Design Tip #179 Key Tenets of the Kimball Method

cropped-cropped-filo01_cartoonized_42.jpgMost of the guidance in the Kimball method for designing, developing, and deploying a DW/BI system is just that: guidance. There are hundreds or thousands of rules in the Kimball Group’s many books, and I confess to having bent many of those rules over the decades, when faced with conflicting goals or unpleasant political realities.
 By Joy Mundy – © Kimball Group. All rights reserved.

litolimaThere are several tenets to the Kimball method that I am passionate about. This Design Tip lists the things I say over and over, to audiences experienced and new. Any reader who has attended a class that I’ve taught, or hired me as a consultant, has heard me discourse on most or all of the items on this list.

  1. The dimensional model is the key asset.

The Kimball method, as outlined in The Data Warehouse Lifecycle Toolkit, Second Edition, is centered on the dimensional model. Dimensional modeling principles are Ralph Kimball’s and the Kimball Group’s most widely known contribution to the world of business intelligence. It’s our focus because a good dimensional model is absolutely vital to the success of your DW/BI endeavor. If you get the model right, and populate it with integrity, the rest is straightforward.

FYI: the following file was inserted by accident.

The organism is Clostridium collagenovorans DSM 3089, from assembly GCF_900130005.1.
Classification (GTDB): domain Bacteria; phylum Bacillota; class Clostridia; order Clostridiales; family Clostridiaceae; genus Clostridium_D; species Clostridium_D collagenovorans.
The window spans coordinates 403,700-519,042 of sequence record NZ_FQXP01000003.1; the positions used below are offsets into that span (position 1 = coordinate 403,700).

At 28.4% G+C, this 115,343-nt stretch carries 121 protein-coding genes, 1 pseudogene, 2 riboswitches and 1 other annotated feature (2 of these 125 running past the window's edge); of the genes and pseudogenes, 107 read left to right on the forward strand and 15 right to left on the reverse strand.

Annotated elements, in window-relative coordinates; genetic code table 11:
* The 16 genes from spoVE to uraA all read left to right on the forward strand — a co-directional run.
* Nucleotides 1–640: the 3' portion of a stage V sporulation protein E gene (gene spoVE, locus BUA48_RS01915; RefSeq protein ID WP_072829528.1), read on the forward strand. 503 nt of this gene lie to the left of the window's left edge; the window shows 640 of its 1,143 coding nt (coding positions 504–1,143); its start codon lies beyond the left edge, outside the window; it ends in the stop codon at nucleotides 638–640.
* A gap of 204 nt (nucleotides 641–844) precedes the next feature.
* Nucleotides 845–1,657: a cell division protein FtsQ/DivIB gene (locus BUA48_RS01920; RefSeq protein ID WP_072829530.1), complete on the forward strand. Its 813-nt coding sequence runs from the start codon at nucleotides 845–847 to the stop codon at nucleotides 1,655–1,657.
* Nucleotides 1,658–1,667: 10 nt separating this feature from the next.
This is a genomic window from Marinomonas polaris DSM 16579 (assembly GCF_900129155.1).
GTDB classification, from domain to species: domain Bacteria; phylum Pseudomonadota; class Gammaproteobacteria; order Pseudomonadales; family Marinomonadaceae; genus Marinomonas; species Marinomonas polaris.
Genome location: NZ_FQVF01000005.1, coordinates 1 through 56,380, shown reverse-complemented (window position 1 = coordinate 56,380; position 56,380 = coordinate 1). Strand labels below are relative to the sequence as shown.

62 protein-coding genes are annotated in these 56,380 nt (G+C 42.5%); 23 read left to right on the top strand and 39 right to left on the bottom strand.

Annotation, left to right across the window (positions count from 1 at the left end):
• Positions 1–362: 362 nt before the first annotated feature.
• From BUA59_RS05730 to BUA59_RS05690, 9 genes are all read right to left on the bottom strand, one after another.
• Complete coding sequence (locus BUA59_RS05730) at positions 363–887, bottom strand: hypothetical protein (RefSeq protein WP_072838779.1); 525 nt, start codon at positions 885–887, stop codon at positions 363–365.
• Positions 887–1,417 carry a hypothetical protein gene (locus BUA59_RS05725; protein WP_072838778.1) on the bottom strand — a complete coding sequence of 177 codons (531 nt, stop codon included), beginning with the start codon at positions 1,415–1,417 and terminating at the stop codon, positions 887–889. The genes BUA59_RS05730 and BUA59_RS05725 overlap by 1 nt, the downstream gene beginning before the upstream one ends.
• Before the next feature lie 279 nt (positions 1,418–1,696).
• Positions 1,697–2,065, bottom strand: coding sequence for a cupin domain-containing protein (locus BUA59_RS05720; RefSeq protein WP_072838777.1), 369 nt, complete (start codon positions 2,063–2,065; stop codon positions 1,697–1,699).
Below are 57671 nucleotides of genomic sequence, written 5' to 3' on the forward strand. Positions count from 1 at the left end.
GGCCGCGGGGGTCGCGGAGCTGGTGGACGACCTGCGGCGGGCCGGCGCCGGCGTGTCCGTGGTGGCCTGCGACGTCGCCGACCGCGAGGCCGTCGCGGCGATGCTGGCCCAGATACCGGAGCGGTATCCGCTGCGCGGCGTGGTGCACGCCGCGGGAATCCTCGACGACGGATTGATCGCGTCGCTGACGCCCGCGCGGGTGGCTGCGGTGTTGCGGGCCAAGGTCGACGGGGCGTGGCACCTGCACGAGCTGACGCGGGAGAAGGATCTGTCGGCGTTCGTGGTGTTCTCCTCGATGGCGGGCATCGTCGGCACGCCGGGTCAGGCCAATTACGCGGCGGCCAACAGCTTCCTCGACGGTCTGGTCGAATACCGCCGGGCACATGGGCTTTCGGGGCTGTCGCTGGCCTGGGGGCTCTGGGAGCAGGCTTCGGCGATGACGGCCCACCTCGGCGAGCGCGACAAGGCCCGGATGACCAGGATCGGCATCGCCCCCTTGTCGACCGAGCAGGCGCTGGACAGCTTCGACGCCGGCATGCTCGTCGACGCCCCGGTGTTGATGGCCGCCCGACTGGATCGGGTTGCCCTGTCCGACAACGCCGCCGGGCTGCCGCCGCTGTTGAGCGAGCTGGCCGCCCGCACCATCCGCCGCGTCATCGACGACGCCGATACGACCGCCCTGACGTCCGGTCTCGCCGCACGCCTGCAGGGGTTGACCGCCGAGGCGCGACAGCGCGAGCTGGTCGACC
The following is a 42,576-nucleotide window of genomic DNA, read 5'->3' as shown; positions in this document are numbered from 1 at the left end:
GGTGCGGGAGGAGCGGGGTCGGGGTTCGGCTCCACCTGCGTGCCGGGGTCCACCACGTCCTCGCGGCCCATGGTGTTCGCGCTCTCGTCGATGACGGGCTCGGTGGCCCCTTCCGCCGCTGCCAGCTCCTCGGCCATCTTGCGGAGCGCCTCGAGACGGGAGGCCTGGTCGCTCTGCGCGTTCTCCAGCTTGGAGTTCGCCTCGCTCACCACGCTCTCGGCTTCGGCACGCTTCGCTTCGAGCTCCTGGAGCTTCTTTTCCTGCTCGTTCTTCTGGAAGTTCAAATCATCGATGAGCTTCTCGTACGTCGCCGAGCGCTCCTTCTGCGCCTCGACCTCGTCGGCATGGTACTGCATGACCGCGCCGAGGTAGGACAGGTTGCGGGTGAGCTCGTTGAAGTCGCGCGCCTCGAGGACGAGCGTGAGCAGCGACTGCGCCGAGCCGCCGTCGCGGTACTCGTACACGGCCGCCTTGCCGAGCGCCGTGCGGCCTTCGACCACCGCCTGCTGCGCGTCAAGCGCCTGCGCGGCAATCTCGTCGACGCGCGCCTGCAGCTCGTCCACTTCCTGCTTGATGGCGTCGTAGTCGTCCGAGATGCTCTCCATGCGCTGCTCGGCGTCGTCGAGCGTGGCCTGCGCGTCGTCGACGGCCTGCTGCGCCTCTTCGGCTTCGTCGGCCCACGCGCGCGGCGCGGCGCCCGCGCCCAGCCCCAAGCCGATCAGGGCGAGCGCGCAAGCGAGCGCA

1. Dimensional modeling is a group activity.

Even the best dimensional modeler will create a poor dimensional model if she works solo. Not only is dimensional modeling a group activity, it is a group activity that must involve the business user community. Over the years, we have turned down countless consulting requests to design a model without business input. Or, worse, struggled through painful projects where the promised business user participation did not materialize.

It is undoubtedly a huge request of the user community. Our design process usually requires 50-60 hours of sessions over a 4 to 6 week period (or more, depending on project complexity). The people whom we want to participate in the design sessions are always valuable and in demand. But if they can’t be convinced to put in the time and energy, the resulting system will fail.

We’ve talked about this many times over the years, from Margy’s article, Practical Steps for Designing a Dimensional Model, to Bob’s Design Tip #157 Involve Business Representatives in Dimensional Modeling. It’s an element of the Kimball method that I am unwaveringly passionate about.